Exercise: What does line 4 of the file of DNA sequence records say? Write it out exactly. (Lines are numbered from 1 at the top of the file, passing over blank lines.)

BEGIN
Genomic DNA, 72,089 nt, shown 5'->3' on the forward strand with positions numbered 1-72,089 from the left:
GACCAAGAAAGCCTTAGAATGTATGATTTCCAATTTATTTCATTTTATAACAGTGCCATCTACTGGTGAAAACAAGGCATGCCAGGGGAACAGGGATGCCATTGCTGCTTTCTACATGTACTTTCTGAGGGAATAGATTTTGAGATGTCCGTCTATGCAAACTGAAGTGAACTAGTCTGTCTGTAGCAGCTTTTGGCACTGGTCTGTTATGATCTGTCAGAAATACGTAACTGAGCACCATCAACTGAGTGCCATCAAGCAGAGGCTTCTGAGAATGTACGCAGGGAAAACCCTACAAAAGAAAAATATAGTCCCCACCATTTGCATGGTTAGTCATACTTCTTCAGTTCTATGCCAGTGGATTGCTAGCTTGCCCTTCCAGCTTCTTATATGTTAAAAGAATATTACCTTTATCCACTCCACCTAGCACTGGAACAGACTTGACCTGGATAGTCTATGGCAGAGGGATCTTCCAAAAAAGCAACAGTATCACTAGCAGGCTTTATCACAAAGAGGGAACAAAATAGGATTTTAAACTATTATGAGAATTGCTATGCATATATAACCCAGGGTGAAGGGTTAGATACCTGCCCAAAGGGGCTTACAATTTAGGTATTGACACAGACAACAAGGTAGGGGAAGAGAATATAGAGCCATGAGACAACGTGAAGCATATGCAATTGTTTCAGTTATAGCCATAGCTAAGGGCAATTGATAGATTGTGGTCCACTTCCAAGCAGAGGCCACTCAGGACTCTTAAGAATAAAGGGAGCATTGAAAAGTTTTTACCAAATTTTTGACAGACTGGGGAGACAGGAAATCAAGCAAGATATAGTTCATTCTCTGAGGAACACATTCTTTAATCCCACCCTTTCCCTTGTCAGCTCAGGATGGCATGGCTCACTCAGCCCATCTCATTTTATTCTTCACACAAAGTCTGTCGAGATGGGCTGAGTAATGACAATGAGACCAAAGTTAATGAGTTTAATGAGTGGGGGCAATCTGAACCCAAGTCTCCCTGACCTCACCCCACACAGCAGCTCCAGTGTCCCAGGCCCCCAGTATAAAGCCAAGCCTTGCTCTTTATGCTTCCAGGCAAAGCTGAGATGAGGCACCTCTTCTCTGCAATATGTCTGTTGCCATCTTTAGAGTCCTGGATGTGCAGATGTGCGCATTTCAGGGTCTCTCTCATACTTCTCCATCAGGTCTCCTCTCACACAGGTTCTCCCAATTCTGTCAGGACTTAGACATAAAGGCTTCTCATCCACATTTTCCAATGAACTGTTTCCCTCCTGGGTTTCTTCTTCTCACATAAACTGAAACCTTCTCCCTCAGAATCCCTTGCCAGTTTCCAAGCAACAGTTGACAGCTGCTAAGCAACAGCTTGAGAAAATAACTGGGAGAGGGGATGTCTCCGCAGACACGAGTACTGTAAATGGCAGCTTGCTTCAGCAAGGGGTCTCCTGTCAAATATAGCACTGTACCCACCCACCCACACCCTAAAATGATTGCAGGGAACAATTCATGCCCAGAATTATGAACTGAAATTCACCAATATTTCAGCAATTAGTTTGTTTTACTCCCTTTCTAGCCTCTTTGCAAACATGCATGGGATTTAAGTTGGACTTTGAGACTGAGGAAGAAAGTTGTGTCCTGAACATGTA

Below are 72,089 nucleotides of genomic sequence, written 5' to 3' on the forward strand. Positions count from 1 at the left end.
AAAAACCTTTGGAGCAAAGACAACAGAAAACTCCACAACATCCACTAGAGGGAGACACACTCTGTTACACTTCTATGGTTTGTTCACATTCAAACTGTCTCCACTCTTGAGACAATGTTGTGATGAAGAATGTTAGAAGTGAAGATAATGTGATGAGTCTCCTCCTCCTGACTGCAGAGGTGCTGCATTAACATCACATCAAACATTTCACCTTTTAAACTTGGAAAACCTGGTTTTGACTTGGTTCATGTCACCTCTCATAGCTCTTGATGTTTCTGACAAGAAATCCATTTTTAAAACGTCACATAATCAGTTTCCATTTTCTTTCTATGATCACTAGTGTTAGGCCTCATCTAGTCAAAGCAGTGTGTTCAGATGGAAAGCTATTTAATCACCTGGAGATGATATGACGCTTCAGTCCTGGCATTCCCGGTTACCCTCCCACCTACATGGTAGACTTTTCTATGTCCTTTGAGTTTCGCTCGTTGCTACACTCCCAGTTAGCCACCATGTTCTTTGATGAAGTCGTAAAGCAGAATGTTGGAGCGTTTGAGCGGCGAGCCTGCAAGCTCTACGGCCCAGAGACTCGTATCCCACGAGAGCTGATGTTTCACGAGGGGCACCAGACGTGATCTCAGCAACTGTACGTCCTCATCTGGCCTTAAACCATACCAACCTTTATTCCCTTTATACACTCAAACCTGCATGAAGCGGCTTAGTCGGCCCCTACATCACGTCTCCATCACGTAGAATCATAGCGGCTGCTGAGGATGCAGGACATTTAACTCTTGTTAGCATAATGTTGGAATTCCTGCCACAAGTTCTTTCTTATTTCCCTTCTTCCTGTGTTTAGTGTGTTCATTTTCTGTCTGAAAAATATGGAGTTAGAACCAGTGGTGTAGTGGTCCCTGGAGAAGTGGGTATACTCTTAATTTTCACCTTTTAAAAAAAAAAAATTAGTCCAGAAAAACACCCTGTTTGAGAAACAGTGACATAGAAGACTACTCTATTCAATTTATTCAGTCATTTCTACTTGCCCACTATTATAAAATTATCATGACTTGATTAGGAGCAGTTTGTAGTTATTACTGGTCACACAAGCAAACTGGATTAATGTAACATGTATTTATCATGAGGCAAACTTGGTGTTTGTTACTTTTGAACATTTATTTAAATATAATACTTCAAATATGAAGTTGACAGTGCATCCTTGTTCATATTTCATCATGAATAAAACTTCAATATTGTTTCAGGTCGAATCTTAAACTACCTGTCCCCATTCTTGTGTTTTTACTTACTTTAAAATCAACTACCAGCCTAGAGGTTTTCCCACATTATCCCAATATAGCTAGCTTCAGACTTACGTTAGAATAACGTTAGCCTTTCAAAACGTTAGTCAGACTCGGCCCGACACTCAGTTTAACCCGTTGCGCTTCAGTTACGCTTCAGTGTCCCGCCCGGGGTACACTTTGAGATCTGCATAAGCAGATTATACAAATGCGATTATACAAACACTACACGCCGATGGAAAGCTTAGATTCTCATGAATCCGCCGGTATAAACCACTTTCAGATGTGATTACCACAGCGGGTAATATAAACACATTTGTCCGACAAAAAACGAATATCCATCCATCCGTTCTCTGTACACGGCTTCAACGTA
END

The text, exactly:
AAAAACCTTTGGAGCAAAGACAACAGAAAACTCCACAACATCCACTAGAGGGAGACACACTCTGTTACACTTCTATGGTTTGTTCACATTCAAACTGTCTCCACTCTTGAGACAATGTTGTGATGAAGAATGTTAGAAGTGAAGATAATGTGATGAGTCTCCTCCTCCTGACTGCAGAGGTGCTGCATTAACATCACATCAAACATTTCACCTTTTAAACTTGGAAAACCTGGTTTTGACTTGGTTCATGTCACCTCTCATAGCTCTTGATGTTTCTGACAAGAAATCCATTTTTAAAACGTCACATAATCAGTTTCCATTTTCTTTCTATGATCACTAGTGTTAGGCCTCATCTAGTCAAAGCAGTGTGTTCAGATGGAAAGCTATTTAATCACCTGGAGATGATATGACGCTTCAGTCCTGGCATTCCCGGTTACCCTCCCACCTACATGGTAGACTTTTCTATGTCCTTTGAGTTTCGCTCGTTGCTACACTCCCAGTTAGCCACCATGTTCTTTGATGAAGTCGTAAAGCAGAATGTTGGAGCGTTTGAGCGGCGAGCCTGCAAGCTCTACGGCCCAGAGACTCGTATCCCACGAGAGCTGATGTTTCACGAGGGGCACCAGACGTGATCTCAGCAACTGTACGTCCTCATCTGGCCTTAAACCATACCAACCTTTATTCCCTTTATACACTCAAACCTGCATGAAGCGGCTTAGTCGGCCCCTACATCACGTCTCCATCACGTAGAATCATAGCGGCTGCTGAGGATGCAGGACATTTAACTCTTGTTAGCATAATGTTGGAATTCCTGCCACAAGTTCTTTCTTATTTCCCTTCTTCCTGTGTTTAGTGTGTTCATTTTCTGTCTGAAAAATATGGAGTTAGAACCAGTGGTGTAGTGGTCCCTGGAGAAGTGGGTATACTCTTAATTTTCACCTTTTAAAAAAAAAAAATTAGTCCAGAAAAACACCCTGTTTGAGAAACAGTGACATAGAAGACTACTCTATTCAATTTATTCAGTCATTTCTACTTGCCCACTATTATAAAATTATCATGACTTGATTAGGAGCAGTTTGTAGTTATTACTGGTCACACAAGCAAACTGGATTAATGTAACATGTATTTATCATGAGGCAAACTTGGTGTTTGTTACTTTTGAACATTTATTTAAATATAATACTTCAAATATGAAGTTGACAGTGCATCCTTGTTCATATTTCATCATGAATAAAACTTCAATATTGTTTCAGGTCGAATCTTAAACTACCTGTCCCCATTCTTGTGTTTTTACTTACTTTAAAATCAACTACCAGCCTAGAGGTTTTCCCACATTATCCCAATATAGCTAGCTTCAGACTTACGTTAGAATAACGTTAGCCTTTCAAAACGTTAGTCAGACTCGGCCCGACACTCAGTTTAACCCGTTGCGCTTCAGTTACGCTTCAGTGTCCCGCCCGGGGTACACTTTGAGATCTGCATAAGCAGATTATACAAATGCGATTATACAAACACTACACGCCGATGGAAAGCTTAGATTCTCATGAATCCGCCGGTATAAACCACTTTCAGATGTGATTACCACAGCGGGTAATATAAACACATTTGTCCGACAAAAAACGAATATCCATCCATCCGTTCTCTGTACACGGCTTCAACGTA